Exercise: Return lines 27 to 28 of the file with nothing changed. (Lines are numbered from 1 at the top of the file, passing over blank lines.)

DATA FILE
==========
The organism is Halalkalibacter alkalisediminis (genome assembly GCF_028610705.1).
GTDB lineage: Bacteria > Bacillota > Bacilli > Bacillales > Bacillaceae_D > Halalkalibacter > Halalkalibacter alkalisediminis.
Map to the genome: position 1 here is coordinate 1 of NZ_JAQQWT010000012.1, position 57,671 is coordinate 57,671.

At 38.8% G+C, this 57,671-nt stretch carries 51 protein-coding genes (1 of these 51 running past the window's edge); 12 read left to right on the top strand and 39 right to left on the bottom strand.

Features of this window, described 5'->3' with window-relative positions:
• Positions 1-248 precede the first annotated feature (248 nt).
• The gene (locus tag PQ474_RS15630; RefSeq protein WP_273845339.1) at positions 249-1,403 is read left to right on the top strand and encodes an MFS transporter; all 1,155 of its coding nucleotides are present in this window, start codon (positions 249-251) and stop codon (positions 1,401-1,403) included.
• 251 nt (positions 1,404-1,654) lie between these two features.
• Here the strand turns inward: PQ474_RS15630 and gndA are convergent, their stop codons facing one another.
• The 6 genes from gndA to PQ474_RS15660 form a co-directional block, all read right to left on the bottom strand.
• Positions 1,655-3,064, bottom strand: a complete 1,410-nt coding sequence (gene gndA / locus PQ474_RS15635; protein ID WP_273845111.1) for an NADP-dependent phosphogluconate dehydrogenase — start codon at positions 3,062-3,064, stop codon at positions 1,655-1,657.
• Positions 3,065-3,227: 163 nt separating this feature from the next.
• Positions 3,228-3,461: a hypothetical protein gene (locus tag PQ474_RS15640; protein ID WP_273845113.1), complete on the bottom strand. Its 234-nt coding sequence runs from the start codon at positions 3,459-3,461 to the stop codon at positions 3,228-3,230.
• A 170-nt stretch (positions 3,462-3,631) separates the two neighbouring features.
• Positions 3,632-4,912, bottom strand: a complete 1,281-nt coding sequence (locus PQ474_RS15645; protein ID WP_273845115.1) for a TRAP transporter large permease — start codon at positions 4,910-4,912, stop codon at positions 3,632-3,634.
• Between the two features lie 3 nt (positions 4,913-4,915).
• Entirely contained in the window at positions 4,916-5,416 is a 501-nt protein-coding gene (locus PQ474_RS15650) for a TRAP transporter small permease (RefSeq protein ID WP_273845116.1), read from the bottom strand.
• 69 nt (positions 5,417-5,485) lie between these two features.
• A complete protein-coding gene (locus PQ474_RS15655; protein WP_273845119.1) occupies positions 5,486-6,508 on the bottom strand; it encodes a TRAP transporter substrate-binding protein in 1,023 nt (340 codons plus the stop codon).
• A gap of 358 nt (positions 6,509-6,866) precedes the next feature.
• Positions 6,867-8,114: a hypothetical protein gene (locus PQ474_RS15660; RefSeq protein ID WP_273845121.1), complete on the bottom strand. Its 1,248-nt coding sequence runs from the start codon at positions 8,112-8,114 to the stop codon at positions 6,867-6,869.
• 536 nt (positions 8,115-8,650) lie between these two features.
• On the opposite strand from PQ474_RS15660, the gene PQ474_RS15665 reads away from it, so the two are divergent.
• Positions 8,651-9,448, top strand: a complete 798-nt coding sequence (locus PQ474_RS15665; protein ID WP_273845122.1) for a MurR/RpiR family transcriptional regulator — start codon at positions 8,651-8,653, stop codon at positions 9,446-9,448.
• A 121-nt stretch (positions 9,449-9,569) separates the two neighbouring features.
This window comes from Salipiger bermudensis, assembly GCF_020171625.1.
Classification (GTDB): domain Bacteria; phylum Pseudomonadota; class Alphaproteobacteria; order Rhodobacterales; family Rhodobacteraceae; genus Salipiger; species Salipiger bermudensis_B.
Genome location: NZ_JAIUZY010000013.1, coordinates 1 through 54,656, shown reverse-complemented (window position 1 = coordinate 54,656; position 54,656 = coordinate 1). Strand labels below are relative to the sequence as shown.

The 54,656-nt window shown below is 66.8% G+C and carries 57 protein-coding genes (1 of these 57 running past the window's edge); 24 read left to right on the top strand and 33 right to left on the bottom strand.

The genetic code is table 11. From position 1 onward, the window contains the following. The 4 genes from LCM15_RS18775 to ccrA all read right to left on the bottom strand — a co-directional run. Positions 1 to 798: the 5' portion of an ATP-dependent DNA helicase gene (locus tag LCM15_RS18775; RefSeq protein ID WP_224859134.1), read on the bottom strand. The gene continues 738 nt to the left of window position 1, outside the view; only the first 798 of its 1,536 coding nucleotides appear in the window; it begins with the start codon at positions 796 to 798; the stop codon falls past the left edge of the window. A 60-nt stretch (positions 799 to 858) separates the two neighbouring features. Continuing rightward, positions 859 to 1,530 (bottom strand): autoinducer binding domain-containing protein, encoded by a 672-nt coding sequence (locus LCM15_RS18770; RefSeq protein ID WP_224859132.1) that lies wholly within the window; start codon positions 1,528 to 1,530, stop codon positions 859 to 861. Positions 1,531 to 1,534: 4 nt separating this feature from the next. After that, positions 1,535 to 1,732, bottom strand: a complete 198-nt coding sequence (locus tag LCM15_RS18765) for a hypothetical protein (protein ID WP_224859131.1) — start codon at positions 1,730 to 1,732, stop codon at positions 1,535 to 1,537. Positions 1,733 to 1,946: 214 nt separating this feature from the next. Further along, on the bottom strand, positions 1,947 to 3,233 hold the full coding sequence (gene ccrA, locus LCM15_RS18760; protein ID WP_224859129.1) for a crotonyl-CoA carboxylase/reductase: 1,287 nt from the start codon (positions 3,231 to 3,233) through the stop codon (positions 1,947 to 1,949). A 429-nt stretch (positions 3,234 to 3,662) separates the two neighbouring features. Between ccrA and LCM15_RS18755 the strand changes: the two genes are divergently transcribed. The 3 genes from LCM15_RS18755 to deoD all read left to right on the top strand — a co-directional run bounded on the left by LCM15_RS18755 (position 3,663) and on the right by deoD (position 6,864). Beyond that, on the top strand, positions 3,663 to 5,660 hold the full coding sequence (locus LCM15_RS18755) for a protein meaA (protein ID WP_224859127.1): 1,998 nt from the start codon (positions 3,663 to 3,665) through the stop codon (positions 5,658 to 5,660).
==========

Classification (GTDB): domain Bacteria; phylum Pseudomonadota; class Alphaproteobacteria; order Rhodobacterales; family Rhodobacteraceae; genus Salipiger; species Salipiger bermudensis_B.
Genome location: NZ_JAIUZY010000013.1, coordinates 1 through 54,656, shown reverse-complemented (window position 1 = coordinate 54,656; position 54,656 = coordinate 1). Strand labels below are relative to the sequence as shown.